Vettel and Alonso in new teams as heat goes on Silver Arrows
With everyone looking to challenge Mercedes this year in Formula One, former world champions Sebastian Vettel and Fernando Alonso will do so with new teams.
Here are some things to look out for in the upcoming season, which begins in Melbourne on Sunday.
Best of enemies
Mercedes drivers Lewis Hamilton and Nico Rosberg went into last season on about as good a terms as any teammates can be at a top team, yet the inevitable pressures of fighting each other for the drivers’ championship strained their relationship to near breaking point.
A collision between the pair at the Belgian Grand Prix forced Hamilton out of the race and left Rosberg 29 points clear at the top of the standings and seemingly headed for the championship. However, Hamilton responded by winning six of the seven remaining races to earn his second career title.
Preseason testing indicates Mercedes will continue to excel into the new season, at least in the early part, so another Hamilton vs Rosberg title showdown looms.
Red Bull driver Daniel Ricciardo was the only man to take race wins off Mercedes last year, and the team is banking on an improved Renault engine to narrow the gap to Mercedes, but faces an uphill task to surpass the silver cars.
Ferrari, too, will be hoping for better things with the arrival of four-time world champion Sebastian Vettel, but it also has a lot of ground to make up in terms of engine development.
F1 has a nose job
After the major technical changes of 2014, when the sport ushered in its complex new engines, this season will have relatively minor alterations to the rules governing cars and racing.
The most apparent change is a return of noses tapering down to a low front wing, as the high fronts of recent years have been outlawed. It may have created a lot more work for aerodynamic designers, but is much more aesthetically pleasing.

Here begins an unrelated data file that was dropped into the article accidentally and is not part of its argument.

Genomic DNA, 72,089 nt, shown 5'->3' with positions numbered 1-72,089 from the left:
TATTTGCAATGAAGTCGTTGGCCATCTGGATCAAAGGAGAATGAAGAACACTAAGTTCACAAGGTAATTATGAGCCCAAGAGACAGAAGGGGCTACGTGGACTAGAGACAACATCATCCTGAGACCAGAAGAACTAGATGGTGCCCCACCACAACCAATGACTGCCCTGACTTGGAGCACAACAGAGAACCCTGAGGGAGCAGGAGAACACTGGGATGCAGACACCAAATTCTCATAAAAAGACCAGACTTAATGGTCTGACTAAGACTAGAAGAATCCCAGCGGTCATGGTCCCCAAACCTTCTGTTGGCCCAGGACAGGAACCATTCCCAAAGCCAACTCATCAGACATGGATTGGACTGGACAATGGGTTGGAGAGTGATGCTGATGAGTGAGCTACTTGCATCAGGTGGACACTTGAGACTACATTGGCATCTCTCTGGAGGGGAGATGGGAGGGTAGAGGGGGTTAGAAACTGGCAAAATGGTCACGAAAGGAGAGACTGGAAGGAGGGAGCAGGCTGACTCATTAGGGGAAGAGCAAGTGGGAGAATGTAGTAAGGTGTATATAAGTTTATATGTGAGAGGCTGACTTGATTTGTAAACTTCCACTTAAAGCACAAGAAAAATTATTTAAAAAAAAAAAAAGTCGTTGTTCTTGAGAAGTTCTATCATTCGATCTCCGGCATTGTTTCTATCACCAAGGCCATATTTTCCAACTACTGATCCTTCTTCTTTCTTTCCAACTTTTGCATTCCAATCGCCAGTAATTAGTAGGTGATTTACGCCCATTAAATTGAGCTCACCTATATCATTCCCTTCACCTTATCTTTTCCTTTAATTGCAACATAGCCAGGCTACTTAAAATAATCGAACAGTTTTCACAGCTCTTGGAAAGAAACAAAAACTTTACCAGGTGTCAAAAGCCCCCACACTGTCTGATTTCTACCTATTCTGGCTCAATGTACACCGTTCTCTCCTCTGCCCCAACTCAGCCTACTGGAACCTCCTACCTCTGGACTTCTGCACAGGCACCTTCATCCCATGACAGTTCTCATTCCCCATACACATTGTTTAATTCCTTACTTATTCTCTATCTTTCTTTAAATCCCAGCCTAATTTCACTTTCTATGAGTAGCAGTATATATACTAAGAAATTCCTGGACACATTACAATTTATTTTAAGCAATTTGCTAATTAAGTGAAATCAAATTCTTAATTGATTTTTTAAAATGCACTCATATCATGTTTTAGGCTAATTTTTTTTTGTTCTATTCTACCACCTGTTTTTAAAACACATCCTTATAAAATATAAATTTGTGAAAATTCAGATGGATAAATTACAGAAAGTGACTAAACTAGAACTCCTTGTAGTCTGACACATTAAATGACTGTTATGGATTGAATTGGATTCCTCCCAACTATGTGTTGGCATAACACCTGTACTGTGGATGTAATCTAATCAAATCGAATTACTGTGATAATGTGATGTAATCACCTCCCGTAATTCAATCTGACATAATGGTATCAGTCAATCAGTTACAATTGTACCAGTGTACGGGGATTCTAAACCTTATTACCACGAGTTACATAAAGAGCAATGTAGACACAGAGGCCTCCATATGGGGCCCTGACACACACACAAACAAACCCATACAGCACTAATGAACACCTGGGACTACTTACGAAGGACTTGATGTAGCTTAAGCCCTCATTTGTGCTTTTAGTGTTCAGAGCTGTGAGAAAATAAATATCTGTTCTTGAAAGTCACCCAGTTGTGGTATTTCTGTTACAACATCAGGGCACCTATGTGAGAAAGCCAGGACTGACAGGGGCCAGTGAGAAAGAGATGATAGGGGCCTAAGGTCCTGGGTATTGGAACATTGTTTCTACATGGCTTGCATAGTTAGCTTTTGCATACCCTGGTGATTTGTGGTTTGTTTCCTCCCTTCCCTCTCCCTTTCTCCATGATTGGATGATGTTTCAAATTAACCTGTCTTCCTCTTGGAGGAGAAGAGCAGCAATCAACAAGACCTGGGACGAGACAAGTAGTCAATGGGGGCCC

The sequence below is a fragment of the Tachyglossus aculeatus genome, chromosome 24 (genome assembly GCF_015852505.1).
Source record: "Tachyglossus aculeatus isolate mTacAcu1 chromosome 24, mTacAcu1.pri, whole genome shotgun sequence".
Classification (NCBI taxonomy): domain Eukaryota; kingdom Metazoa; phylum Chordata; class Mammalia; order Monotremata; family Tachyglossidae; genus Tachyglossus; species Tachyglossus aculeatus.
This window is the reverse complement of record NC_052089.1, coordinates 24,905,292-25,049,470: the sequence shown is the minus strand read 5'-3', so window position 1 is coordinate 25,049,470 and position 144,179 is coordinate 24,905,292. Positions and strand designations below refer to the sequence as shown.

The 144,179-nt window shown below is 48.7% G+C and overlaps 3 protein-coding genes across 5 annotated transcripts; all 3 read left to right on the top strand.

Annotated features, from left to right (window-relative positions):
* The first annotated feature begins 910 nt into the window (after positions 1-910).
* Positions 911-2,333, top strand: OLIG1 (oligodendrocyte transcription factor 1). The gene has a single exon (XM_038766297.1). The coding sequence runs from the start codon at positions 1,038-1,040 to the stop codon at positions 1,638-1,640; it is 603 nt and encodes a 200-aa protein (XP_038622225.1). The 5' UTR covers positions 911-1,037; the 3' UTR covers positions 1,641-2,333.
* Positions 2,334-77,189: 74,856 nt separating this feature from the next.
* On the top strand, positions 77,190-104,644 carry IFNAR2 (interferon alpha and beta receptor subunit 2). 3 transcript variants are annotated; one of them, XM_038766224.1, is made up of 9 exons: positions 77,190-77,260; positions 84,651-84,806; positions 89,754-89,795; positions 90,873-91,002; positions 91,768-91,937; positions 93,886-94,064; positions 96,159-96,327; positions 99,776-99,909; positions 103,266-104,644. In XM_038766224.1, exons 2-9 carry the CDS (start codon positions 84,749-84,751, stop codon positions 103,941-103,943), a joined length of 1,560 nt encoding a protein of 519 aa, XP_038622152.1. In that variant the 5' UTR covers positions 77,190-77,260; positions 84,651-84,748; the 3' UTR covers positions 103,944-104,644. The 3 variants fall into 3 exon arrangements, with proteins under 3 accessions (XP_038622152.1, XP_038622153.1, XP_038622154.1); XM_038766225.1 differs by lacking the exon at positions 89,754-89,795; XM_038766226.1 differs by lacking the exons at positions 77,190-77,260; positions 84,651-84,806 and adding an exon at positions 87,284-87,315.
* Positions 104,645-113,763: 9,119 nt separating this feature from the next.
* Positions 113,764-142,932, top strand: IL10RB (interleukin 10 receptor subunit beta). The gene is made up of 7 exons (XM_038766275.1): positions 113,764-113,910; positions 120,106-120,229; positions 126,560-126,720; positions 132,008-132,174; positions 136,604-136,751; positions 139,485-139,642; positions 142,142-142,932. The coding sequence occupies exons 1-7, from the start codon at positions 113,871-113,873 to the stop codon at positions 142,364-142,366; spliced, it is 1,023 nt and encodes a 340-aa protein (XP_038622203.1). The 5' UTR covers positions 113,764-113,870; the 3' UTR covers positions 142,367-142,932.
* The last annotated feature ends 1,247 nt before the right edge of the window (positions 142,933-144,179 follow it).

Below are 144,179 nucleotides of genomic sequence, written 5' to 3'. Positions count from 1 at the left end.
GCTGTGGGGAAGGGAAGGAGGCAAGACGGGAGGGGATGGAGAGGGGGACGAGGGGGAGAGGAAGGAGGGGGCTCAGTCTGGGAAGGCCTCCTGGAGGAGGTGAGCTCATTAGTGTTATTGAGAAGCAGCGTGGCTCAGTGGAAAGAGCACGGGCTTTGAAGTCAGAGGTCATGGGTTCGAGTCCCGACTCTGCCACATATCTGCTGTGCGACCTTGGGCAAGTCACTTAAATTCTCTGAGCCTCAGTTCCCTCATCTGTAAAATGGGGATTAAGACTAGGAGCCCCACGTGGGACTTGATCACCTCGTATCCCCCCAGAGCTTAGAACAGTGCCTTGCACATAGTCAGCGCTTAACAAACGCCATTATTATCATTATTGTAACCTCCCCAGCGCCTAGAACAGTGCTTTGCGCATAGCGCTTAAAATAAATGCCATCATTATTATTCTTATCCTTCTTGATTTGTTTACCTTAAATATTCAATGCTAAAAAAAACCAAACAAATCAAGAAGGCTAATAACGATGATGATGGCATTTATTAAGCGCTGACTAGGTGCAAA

The restriction on pit-driver communication will be stepped up this year, with teams forbidden from sharing technical data such as settings for fuel use.
In a sport where exploitation of loopholes can often be the difference between success and failure, expect to see teams sailing close to the wind on that one.
The late afternoon start times for several races have been moved forward in response to the crash of Marussia driver Jules Bianchi last year in Japan. The French driver suffered severe head injuries when crashing into a trackside mobile crane in gloomy and wet conditions late in a race that finished near dusk.
Bianchi remains hospitalised in critical condition.
A year after introducing individualised driver numbers, Formula One now wants to force the sport’s stars to stick with iconic helmet designs.
The proposed rule would severely restrict the number of design changes to helmets each season, to make drivers more identifiable both at the track and on television.
The plan stillhas to be ratified by the World Motor Sports Council.
Sebastian Vettel regularly changed his helmet design when he was at Red Bull, with some innovative displays, and was not the only one to do so.
Some drivers have already grumbled about curbs on self-expression and restraint of trade, but the broader interest of fans and the sport seem likely to win out.